Instead, we started our tasting session at the Comalli Taqueria, a locally owned and operated Food Truck that is scheduled to be everywhere from Lancaster to Allentown to Philadelphia, with plenty of stops here in Berks County throughout the year.

Comalli offered five distinct varieties – el gallo (chorizo), al pastor (pork and pineapple), el nopal (cactus), el jefe (steak) and tinga (pulled chicken).

Julie wanted to try to the al pastor, and she really enjoyed it. The pork was delicious and she liked the “zing” from the pineapple. It was also topped with onion and cilantro, the traditional toppings.

I am a big fan of cactus so I had to order the el nopal. In addition to the grilled cactus, it also was topped with pico de gallo and fresh avocado. I loved it. The taco had some heat to it but not too much that the avocado didn’t tone it down.

We had also bought a tinga taco, hoping that our 18-month-old would eat it. I enjoyed it instead. The marinated chicken was perfect. And all three tacos were served on fresh corn tortilla that were served hot, which made them even better.

Our second stop was to Chilangos, a Lititz restaurant that caught our eye thanks to the giant cauldron of pork that was stewing next to the stand.

That was for the carnitas, which unfortuantely wouldn’t be finished for another half hour. Instead we did a double order of cochinita pibil tacos.

Cochinita pibil is another slow-roasted pork dish – I had to look it up. Chilangos’ had DIY toppings. I went with the standard while Julie got pico on her’s. They also had two salsas, a spicy red and a slightly-less-spicy salsa verde.

I loved it, especially with the salsa. The meat was tender and well-seasoned while the green salsa added a nice jolt of flavor to every bite. The fresh corn tortillas brought everything together nicely.

Our last stop of the afternoon was to Taco Town Catering. The Allentown-based food truck was hard to miss with its bright red and green paint proclaiming “best tacos.”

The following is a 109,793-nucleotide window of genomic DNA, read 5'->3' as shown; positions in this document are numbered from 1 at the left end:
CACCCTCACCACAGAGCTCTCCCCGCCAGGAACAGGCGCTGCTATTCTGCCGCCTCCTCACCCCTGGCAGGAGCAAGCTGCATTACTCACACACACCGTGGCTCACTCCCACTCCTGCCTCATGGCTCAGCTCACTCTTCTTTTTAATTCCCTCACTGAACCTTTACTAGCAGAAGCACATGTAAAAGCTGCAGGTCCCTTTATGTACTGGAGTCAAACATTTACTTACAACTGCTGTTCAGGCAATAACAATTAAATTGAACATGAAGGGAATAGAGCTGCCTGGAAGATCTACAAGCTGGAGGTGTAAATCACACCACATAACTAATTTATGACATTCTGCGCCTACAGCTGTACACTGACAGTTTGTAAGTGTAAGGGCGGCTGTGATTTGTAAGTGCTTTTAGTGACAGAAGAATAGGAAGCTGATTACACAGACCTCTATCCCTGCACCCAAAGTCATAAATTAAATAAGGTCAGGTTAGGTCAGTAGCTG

Julie’s final taco of the day was a chorizo taco. It was good, and the meat was very flavorful, but chorizo is always a little drier so it wasn’t as enjoyable as the others.

What we both enjoyed were the elotes, grilled street corn. It’s such a simple thing – corn on the cob brushed with mayo and doused in cheese and chili powder – but it’s so good. Even Jakob loved it, though he just wanted the toppings.

In addition to the taco stands there were two beer stands. Candy’s Homemade Ice Cream also brought their food truck in from Shoemakersville to serve dessert, but we were way too full for that by the end.

By the time we left, the number of cars on the parking lot had more than doubled. And by the looks of the photos and videos that I saw, the festival stayed busy well into the evening.

And that’s a great thing because I thought this was a great effort for the first year. Hopefully the event comes back next year because we had a great time – and great food – and we can’t wait to do it again.

Food Festivals & Events
Alebrije Spinach Enchiladas

Alebrije – Wyomissing

Five years ago, in January 2014, Berks County Eats as we know it truly began. It’s incredible to look back to see how much has changed, and how much has stayed the same since then.

Amazingly, it’s been five years since we last blogged about Alebrije. That visit was to the Exeter Township location and while it was a very good meal, we never made it back to either of Alebrije’s other two locations in Wyomissing or 5th Street Highway.

On a Sunday afternoon in December, we finally decided to pay another visit – this time to the Wyomissing location.

Even this location has changed since Berks County Eats began. Five years ago, Alebrije’s Wyomissing restaurant was still located in a strip mall near the Berkshire Mall. In 2015, it moved to a stand-alone building, the former Ciabatta restaurant along State Hill Road.

The menu has been updated since our visit and I was glad for this because I got to enjoy the poblano soup – an item that was added when the menu was updated.

Alebrije Poblano Soup

I didn’t know what to expect beyond what the description in the menu said: “smooth, slightly spicy and creamy.” I’ve had peppers in soup but never a cream of pepper soup. But after trying it, I would eat this soup again and again.

The soup was definitely creamy and I always tasted the distinct flavor of poblano pepper throughout. I didn’t find it spicy at all – flavorful, yes, but not spicy – so it was easy to eat and enjoy. And the sour cream was a perfect complement.

I can’t imagine a better start to the meal than this.

Alebrije Spinach Enchiladas